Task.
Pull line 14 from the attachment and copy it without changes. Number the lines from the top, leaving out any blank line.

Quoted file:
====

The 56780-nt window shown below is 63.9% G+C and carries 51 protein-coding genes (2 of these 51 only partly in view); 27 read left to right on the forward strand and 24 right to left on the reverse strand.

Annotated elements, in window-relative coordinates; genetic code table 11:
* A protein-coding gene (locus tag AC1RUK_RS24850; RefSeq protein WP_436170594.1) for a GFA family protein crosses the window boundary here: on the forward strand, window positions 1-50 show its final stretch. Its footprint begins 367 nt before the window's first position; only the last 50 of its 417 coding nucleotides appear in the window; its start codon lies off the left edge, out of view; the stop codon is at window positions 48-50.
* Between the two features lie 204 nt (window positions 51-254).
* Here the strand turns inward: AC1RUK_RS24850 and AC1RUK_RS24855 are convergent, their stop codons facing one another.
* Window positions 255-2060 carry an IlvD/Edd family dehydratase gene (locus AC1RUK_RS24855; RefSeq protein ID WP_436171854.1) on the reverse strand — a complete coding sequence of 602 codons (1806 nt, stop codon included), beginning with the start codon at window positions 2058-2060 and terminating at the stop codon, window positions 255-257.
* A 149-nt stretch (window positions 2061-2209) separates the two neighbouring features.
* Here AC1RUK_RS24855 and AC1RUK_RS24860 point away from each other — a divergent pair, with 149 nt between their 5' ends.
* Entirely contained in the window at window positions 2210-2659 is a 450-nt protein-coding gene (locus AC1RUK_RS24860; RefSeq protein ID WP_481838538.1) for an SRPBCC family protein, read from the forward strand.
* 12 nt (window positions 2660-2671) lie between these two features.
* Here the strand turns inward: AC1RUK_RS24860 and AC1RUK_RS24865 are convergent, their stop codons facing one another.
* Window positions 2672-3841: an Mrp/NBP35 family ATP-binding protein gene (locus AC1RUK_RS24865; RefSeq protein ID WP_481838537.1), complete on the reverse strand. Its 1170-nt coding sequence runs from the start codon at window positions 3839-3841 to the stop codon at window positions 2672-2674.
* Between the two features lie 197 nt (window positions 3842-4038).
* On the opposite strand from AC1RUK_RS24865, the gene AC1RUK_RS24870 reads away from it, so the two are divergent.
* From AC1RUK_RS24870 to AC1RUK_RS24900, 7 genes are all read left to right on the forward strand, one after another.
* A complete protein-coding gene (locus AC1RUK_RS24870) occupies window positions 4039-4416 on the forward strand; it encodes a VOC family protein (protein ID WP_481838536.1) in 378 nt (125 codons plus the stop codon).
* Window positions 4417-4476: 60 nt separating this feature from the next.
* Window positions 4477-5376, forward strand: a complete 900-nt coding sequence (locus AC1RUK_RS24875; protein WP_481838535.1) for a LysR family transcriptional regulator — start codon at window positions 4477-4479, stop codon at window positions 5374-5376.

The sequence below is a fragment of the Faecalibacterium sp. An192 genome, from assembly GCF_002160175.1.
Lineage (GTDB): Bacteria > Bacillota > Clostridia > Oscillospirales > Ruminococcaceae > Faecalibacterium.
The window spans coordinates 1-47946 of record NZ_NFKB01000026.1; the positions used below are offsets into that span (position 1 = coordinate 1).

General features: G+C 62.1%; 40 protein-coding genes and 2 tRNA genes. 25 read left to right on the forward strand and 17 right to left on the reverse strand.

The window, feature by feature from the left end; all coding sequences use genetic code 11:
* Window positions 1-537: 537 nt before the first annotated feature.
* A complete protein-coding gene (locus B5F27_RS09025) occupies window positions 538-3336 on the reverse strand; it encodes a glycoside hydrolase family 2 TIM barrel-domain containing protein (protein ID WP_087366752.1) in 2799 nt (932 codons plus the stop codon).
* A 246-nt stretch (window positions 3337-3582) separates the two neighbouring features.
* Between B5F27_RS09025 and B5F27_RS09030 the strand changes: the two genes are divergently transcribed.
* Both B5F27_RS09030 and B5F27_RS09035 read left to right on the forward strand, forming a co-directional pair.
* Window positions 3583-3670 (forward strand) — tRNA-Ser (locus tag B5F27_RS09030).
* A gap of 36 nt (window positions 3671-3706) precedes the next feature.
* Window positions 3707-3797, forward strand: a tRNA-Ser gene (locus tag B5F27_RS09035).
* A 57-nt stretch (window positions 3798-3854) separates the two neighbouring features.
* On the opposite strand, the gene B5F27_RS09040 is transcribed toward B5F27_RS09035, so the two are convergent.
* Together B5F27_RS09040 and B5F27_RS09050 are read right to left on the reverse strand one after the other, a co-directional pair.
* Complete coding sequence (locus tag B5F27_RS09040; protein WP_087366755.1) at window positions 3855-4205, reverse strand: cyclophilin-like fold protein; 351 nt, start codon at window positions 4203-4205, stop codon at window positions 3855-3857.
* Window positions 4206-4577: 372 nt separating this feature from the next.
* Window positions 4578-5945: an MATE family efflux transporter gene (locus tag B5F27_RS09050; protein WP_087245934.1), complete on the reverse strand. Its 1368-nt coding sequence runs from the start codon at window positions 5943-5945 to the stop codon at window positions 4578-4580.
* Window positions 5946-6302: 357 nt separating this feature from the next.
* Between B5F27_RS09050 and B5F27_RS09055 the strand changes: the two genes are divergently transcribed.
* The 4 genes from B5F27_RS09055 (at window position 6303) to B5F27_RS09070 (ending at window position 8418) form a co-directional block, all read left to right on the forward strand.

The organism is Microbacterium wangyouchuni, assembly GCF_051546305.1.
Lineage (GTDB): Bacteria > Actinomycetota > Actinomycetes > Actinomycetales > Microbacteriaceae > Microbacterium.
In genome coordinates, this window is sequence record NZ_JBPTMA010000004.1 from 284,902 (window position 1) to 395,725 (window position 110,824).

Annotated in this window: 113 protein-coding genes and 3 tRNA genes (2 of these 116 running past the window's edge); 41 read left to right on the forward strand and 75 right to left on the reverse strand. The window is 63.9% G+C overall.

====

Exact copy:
* On the opposite strand from AC1RUK_RS24865, the gene AC1RUK_RS24870 reads away from it, so the two are divergent.